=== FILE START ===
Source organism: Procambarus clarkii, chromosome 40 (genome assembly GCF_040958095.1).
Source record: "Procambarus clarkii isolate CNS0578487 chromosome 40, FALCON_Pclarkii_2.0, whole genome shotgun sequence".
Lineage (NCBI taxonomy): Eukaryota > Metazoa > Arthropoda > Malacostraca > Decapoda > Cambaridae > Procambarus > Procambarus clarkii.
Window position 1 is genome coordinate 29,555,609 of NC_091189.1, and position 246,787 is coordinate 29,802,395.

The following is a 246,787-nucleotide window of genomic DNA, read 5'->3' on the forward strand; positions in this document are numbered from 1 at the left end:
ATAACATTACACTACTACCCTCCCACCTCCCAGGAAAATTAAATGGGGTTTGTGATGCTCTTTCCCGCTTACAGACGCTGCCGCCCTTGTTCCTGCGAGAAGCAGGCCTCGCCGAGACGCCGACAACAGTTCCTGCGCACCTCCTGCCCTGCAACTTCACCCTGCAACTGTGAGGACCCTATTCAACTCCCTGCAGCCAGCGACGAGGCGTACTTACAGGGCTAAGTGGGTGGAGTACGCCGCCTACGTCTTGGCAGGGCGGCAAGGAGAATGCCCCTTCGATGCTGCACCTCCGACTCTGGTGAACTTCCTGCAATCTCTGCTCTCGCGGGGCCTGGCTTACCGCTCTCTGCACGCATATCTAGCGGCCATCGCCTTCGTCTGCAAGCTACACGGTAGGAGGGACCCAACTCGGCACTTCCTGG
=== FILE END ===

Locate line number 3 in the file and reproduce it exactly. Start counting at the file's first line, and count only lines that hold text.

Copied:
Lineage (NCBI taxonomy): Eukaryota > Metazoa > Arthropoda > Malacostraca > Decapoda > Cambaridae > Procambarus > Procambarus clarkii.